Amid UISG plenary’s first phase, leaders share stories of loss and hope

From left: Sr. Pat McDermott; Sr. Margo Ritchie; Sr. Alice Drajea; and Sr. Marie Antoinette Saadé (Courtesy of Sisters of Mercy of the Americas; Sisters of St. Joseph in Canada; International Union of Superiors General)
From left: Sr. Pat McDermott; Sr. Margo Ritchie; Sr. Alice Drajea; and Sr. Marie Antoinette Saadé (Courtesy of Sisters of Mercy of the Americas; Sisters of St. Joseph in Canada; International Union of Superiors General)

The International Union of Superiors General continues the first phase of its plenary assembly with an online meeting on April 4. The initial online meeting was held March 14, attended by 465 leaders. The session was recorded, enabling participants to follow on their own preferred time and language. The in-person meetings are in Rome May 2-6 and the final phase is an online session on July 11.

Sr. Jolanta Kafka, president of UISG, opened the March 14 meeting citing Pope Francis on the 50th anniversary of the Synod of Bishops on Oct. 17, 2015. “Synodality — a dynamic of dialogue with the world and humanity is one of the most important processes in the life of the church and today we are called to put it into action as a sign of the times,” she said. “In the midst of so much bad news that we are receiving in recent months, this news is one of the most beautiful news that you and I have personally received.”

She described a “double movement” in synodality that is, “on one hand a linear movement; and on the other, a circular and communitarian movement.” She also cited Pope Francis’ encyclical, Fratelli Tutti, that we are called to treat all persons with infinite dignity, that is with “Samaritan care towards the other whom we recognize as my brother and sister.”

She then asked three challenging questions for the groups to ponder:

  • How are we contributing to the synodal process?
  • How do we encourage synodal listening?
  • How do we foster common discernment in the church at large?

Reflections from the participants included the following:

“We see vulnerability as a source of hope and truth.”

“Not having answers [in this time of vulnerability] … we are like Mary Magdalene at the tomb … and have to ‘turn ourselves around’ to see the risen Jesus in our midst.”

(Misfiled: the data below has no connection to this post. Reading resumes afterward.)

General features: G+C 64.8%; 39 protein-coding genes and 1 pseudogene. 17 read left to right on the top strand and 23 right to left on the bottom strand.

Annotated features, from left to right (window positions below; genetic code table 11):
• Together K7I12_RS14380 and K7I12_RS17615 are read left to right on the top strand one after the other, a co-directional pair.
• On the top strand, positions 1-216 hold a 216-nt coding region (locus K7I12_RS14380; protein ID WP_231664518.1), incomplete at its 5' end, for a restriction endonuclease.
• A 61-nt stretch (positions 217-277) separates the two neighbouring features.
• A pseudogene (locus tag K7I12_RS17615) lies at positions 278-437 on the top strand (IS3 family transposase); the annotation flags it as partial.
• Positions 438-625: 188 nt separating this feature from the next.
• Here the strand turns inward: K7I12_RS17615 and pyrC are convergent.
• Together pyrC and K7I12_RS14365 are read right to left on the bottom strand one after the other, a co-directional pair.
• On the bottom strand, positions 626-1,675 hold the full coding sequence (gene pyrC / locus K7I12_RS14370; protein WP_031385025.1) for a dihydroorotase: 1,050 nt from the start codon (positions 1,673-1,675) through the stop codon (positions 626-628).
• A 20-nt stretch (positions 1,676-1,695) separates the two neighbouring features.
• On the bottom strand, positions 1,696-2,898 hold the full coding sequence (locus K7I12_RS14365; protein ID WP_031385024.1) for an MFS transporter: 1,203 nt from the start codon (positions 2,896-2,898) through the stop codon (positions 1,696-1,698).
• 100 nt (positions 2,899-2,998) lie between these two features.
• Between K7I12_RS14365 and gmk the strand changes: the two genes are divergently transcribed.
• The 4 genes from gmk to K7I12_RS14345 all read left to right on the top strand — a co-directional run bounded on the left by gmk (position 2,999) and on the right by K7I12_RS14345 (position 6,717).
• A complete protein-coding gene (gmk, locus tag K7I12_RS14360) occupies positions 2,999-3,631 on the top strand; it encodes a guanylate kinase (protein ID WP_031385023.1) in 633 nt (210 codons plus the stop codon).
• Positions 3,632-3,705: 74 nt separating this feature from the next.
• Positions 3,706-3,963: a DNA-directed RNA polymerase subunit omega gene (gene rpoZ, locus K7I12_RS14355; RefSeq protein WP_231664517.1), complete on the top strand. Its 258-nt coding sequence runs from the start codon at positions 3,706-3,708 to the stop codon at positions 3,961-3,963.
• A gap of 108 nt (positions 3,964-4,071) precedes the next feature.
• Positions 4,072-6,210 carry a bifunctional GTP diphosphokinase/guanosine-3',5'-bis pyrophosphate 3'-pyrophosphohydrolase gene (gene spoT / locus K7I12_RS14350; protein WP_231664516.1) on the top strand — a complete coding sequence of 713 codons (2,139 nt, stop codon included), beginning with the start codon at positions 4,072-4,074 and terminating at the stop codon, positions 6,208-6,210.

“How do we hold grief and loss while dreaming a new future?”

“As women in the church, we want to contribute our voice, but always have a nagging question … will it make a difference?”

“Our modeling vulnerability not having answers, and telling the truth about our vulnerability is a source of hope and freedom. We are a church that lives without answers. … This is a stance different from ‘being in charge. … Now we need one another and all charisms.”

Prior to the meeting on March 14, Patrizia Morgante, UISG communications officer, engaged individual leaders in a series of video interviews to explore the theme of “Embracing Vulnerability on the Synodal Journey.”

Below are summaries of four interviews: Sr. Pat McDermott, Mercy Sisters of the Americas; Sr. Margo Ritchie, Sisters of St Joseph of Canada; Sr. Alice Drajea, Sisters of the Sacred Heart, South Sudan and Sr. Marie Antoinette Saadé, Congregation of Maronite Sisters of the Holy Family in Lebanon. As I listened to the interviews, I was touched by the sisters’ openness and humility. 


Sr. Pat McDermott (Courtesy of Sisters of Mercy of the Americas)

Pat McDermott, president, Sisters of Mercy of the Americas, which includes the continental United States, Caribbean, Central and South America, and Guam and the Philippines
(Courtesy of Sisters of Mercy of the Americas)

Sr. Pat McDermott spoke about the vulnerability of heart that, through COVID-19, connected her and all of us with the world in unusual ways. All people everywhere, together, experienced the tragedies of death, illness, isolation, fear and uncertainty and at the same time, for others there was the advantage of new ways of connecting with one another through the technology of the internet. She noted that this will be a lasting impact even as we eventually move out of the pandemic.

She also spoke about how vulnerability needs to be welcomed with tenderness, with ourselves and one another and how such relating is a witness of God’s presence and our interdependence. As a leader of a large congregation, vulnerability was touched in her as she listened to the stories of personal sadness and the loss, and, when at times the congregation learned of 130 sisters’ deaths in one year; notices coming only by email. “It is daunting — over and over to hold a sense of loss.”

She spoke of the sadness at the inequities of so many people who did not have the resources or capacities to cope with the sufferings and isolation they were feeling. Recognizing this and being unable to “fix or even make sense of it all brought a deep sense of vulnerability for the sisters” because the Mercy charism of responding to the needs of the poor, sick and uneducated was calling out. But “we were locked up to be safe,” isolated from the ones that needed care. As I listened to her, I could feel the anguish of that isolation.

In spite of the restrictions, McDermott told how her sisters in the Philippines and South America did all they could to share the few resources they had with those in need. Mercy leadership at the generalate level also responded by setting aside significant funds for giving sponsored ministries extra assistance and by initiating a creative project in which individual sisters in many places could request $1,000 to assist families they knew were in need. (The Sisters of Mercy partnered with other organizations on a pilot project, Sisters on the Frontlines, which then grew into a larger effort.) McDermott noted that it was “symbolic” assistance, one way of responding to the sisters’ desire to welcome the sufferin